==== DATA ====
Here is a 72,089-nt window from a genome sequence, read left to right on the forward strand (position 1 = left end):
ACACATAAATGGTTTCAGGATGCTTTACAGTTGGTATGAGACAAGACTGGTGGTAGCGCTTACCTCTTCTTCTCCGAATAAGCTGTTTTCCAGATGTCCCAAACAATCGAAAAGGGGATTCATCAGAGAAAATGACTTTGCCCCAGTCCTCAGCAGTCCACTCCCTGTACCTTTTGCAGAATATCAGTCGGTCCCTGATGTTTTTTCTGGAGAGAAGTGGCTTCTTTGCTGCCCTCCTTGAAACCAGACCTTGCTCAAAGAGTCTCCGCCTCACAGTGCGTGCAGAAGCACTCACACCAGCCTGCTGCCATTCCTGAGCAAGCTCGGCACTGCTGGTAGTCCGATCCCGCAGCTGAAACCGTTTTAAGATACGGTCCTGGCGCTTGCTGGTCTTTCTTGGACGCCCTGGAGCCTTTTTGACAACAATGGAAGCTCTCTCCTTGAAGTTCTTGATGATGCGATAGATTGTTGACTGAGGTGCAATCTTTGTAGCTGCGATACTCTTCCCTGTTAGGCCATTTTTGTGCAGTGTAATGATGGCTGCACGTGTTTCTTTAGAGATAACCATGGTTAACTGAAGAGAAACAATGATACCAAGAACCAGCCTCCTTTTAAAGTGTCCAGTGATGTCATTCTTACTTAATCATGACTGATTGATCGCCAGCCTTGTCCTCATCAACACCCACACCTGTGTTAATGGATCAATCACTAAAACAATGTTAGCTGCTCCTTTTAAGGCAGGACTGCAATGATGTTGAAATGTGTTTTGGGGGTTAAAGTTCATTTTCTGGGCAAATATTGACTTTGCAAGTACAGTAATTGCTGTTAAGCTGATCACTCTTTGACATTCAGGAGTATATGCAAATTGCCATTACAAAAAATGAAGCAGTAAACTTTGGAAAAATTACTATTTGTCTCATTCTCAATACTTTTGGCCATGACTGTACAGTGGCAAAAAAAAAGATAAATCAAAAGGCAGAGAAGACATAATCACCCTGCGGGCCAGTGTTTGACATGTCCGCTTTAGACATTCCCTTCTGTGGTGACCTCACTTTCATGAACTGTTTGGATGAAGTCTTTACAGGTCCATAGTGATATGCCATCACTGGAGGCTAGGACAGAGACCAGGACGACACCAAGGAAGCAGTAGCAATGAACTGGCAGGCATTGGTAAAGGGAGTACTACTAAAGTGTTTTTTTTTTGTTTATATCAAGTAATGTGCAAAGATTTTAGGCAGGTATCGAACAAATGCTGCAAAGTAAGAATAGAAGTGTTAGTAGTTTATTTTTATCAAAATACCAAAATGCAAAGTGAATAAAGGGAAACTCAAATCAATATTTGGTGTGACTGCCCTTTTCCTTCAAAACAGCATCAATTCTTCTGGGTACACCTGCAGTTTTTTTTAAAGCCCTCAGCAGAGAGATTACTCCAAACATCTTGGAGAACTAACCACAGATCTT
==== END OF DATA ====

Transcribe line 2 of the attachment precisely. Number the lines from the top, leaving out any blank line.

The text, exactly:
ACACATAAATGGTTTCAGGATGCTTTACAGTTGGTATGAGACAAGACTGGTGGTAGCGCTTACCTCTTCTTCTCCGAATAAGCTGTTTTCCAGATGTCCCAAACAATCGAAAAGGGGATTCATCAGAGAAAATGACTTTGCCCCAGTCCTCAGCAGTCCACTCCCTGTACCTTTTGCAGAATATCAGTCGGTCCCTGATGTTTTTTCTGGAGAGAAGTGGCTTCTTTGCTGCCCTCCTTGAAACCAGACCTTGCTCAAAGAGTCTCCGCCTCACAGTGCGTGCAGAAGCACTCACACCAGCCTGCTGCCATTCCTGAGCAAGCTCGGCACTGCTGGTAGTCCGATCCCGCAGCTGAAACCGTTTTAAGATACGGTCCTGGCGCTTGCTGGTCTTTCTTGGACGCCCTGGAGCCTTTTTGACAACAATGGAAGCTCTCTCCTTGAAGTTCTTGATGATGCGATAGATTGTTGACTGAGGTGCAATCTTTGTAGCTGCGATACTCTTCCCTGTTAGGCCATTTTTGTGCAGTGTAATGATGGCTGCACGTGTTTCTTTAGAGATAACCATGGTTAACTGAAGAGAAACAATGATACCAAGAACCAGCCTCCTTTTAAAGTGTCCAGTGATGTCATTCTTACTTAATCATGACTGATTGATCGCCAGCCTTGTCCTCATCAACACCCACACCTGTGTTAATGGATCAATCACTAAAACAATGTTAGCTGCTCCTTTTAAGGCAGGACTGCAATGATGTTGAAATGTGTTTTGGGGGTTAAAGTTCATTTTCTGGGCAAATATTGACTTTGCAAGTACAGTAATTGCTGTTAAGCTGATCACTCTTTGACATTCAGGAGTATATGCAAATTGCCATTACAAAAAATGAAGCAGTAAACTTTGGAAAAATTACTATTTGTCTCATTCTCAATACTTTTGGCCATGACTGTACAGTGGCAAAAAAAAAGATAAATCAAAAGGCAGAGAAGACATAATCACCCTGCGGGCCAGTGTTTGACATGTCCGCTTTAGACATTCCCTTCTGTGGTGACCTCACTTTCATGAACTGTTTGGATGAAGTCTTTACAGGTCCATAGTGATATGCCATCACTGGAGGCTAGGACAGAGACCAGGACGACACCAAGGAAGCAGTAGCAATGAACTGGCAGGCATTGGTAAAGGGAGTACTACTAAAGTGTTTTTTTTTTGTTTATATCAAGTAATGTGCAAAGATTTTAGGCAGGTATCGAACAAATGCTGCAAAGTAAGAATAGAAGTGTTAGTAGTTTATTTTTATCAAAATACCAAAATGCAAAGTGAATAAAGGGAAACTCAAATCAATATTTGGTGTGACTGCCCTTTTCCTTCAAAACAGCATCAATTCTTCTGGGTACACCTGCAGTTTTTTTTAAAGCCCTCAGCAGAGAGATTACTCCAAACATCTTGGAGAACTAACCACAGATCTT